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Student Group Fights Islamophobia

Assoc. News Editor

Published: Thursday, May 2, 2013

Updated: Thursday, May 2, 2013 01:05

Between the comedy show fliers and a cappella banners, “Don’t Meet Hurt with Hate, Love Islam” might be missed by those passing through the Quad. The phrase, painted on a blue banner and hung earlier this week, is surrounded by signatures and kind words of Boston College students, faculty, and administrators in support of the cause.

“Don’t Meet Hurt with Hate” is an anti-hate initiative group created in response to the prejudice against Muslims, immigrants, and people of color after the Boston Marathon bombings. The initiative was created by members of the BC community, including Sriya Bhattacharyya, GLSOE ’14.

“This whole entire thing started when we were in the lockdown, during the aftermath of the bombings,” Bhattacharyya said. “In the lockdown, I think the only thing people could do was watch the news, sit, and wait for more information. As I was sitting there, all I could think about [was] how worried I was that the person behind this was a Muslim.”

Bhattacharyya feared that people would impose violence and discrimination on Muslims, immigrants, and people of color after the bombings.

“As everything was unfolding, the first thing that the media jumped to was what their religion is and where they are from,” Bhattacharyya said. “Immediately, within minutes, people on Twitter started making memes and people on Facebook started putting things up about immigration reform … People jumped to conclusions out of fear, anger, and just wanting someone to blame.”

Bhattacharyya spent the lockdown day text-messaging her friend and fellow student, Kimberly Ashby. The two decided to make a banner to address the issues of violence and discrimination on BC campus. Bhattacharyya created the slogan “Don’t Meet Hurt with Hate.”

“The slogan actually came from something I had heard about the Amish school shooting in 2006,” Bhattacharyya said. “A milk man went into an Amish community, tied up a group of Amish school girls and essentially raped and shot them. It was absolutely horrible … After the devastation, this Amish community invited the killer’s family to the funeral. It really touched me. I remember reading that one of the elderly women in the community said, ‘We know that the hurt is very great, but you cannot balance hurt with hate.’ I thought it was really beautiful how they met the family of the killer with so much love and understanding. I thought that was a really important message to remember.”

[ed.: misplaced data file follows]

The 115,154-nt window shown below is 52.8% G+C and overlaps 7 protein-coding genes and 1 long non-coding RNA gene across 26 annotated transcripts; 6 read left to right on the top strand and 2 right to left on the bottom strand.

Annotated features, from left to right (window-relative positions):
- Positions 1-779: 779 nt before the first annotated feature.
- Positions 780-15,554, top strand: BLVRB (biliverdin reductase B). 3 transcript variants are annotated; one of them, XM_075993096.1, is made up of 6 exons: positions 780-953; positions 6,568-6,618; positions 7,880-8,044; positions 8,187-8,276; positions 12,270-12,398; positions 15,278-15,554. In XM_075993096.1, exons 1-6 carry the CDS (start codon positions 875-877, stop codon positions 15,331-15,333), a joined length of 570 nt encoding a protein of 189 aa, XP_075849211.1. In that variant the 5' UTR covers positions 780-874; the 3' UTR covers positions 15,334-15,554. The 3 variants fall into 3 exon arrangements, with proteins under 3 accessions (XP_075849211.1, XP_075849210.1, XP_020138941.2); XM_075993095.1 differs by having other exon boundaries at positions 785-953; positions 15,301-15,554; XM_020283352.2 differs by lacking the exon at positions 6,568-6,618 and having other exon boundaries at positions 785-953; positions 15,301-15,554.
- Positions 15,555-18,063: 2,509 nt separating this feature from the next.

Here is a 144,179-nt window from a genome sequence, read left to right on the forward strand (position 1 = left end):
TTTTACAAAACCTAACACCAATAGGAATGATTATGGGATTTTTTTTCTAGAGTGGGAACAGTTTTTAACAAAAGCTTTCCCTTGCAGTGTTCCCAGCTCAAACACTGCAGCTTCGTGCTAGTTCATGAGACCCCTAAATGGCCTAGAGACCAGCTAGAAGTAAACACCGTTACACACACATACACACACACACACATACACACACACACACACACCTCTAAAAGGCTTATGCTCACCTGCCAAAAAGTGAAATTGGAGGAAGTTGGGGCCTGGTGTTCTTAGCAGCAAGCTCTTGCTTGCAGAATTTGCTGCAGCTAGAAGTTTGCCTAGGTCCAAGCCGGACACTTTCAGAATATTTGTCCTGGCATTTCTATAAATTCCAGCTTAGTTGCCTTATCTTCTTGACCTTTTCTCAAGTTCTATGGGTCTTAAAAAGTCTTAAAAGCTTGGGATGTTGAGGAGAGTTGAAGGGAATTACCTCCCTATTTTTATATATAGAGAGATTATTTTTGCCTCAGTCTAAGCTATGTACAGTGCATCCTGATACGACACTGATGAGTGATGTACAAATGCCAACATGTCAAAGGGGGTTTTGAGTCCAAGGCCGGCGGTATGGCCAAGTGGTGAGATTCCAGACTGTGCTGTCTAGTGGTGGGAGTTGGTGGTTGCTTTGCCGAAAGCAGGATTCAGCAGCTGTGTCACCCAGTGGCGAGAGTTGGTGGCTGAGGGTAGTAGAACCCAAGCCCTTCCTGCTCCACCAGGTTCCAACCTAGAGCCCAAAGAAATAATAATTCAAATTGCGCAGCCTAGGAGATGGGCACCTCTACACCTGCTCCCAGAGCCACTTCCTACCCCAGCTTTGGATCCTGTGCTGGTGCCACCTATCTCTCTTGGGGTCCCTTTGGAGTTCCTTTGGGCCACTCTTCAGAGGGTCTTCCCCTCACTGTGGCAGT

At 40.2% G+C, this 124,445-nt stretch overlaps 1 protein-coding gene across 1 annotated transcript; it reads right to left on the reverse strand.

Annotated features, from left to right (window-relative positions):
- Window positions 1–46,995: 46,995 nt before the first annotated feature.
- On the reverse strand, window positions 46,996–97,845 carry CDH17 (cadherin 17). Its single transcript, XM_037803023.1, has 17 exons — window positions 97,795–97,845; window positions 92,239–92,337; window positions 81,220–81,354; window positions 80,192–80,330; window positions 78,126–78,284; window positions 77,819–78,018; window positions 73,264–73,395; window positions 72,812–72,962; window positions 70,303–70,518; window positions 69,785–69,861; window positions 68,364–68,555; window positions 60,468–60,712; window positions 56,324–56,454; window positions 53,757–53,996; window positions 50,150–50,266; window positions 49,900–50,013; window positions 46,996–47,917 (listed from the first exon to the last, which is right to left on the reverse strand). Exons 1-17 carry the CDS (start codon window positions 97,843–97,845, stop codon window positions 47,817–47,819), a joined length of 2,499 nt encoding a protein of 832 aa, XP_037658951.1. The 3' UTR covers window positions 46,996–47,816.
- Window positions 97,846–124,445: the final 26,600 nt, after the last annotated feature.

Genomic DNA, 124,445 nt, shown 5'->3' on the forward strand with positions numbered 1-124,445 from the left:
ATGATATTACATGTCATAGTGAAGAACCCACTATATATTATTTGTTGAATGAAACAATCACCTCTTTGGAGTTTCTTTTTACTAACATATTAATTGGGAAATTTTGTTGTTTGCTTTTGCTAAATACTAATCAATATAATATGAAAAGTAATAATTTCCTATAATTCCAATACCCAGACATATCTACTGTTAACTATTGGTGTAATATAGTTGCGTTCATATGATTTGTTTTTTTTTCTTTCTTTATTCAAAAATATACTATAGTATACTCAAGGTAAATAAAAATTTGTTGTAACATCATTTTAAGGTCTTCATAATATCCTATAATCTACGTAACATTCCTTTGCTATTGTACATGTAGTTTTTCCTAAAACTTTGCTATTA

Bhattacharyya and other members of the anti-hate initiative chose to focus on and support an underrepresented community after the Marathon bombings.

“We recognized that so many of the victims were hurt in the bombings, and there are so many resources addressing them,” Bhattacharyya said. “So we chose to focus on a different community that was being attacked as well … We did it to give Muslim and international students and students of color on campus a means of support.”

The banner was hung in the Quad early last week. Since then, over 400 members of the BC community have signed it. “Don’t Meet Hurt with Hate” also took to Facebook, where the anti-hate group has engaged in conversations concerning the discrimination and violence against members of the Islam community, immigrants, and people of color.

“A lot of people said they wished they knew more about Islam,” Bhattacharyya said. “Kind of organically, we decided to have an event to talk about it.”

 “Myths and Facts About Islam: Post Marathon” was held on Tuesday night in Stokes Hall. The event featured Ali Banuazizi, political science professor and director of Islamic Civiliaztion & Society; Na’eel Cajee, Harvard School of Dental Medicine ’14; Nuri Friedlander, associate chaplain at the Harvard Islamic Society; Lisa Tobias, Finance Director at WorldTeach; and Dana Collins, GLSOE ’16. The panelists discussed the common misconceptions and, in turn, the truths about Islam and Muslims. They also answered questions that students submitted via the “Don’t Meet Hurt with Hate” Facebook page and through email concerning Islamic culture and Muslim religion.

“The turnout was fantastic and the panelists provided informative, honest answers to students’ questions,” Bhattacharyya said. “I think it’s so important to balance the information that people are receiving and to give people to understand Islam if they wish.”

Bhattacharyya said that the “Don’t Meet Hurt with Hate” initiative will continue until at least the end of the semester.

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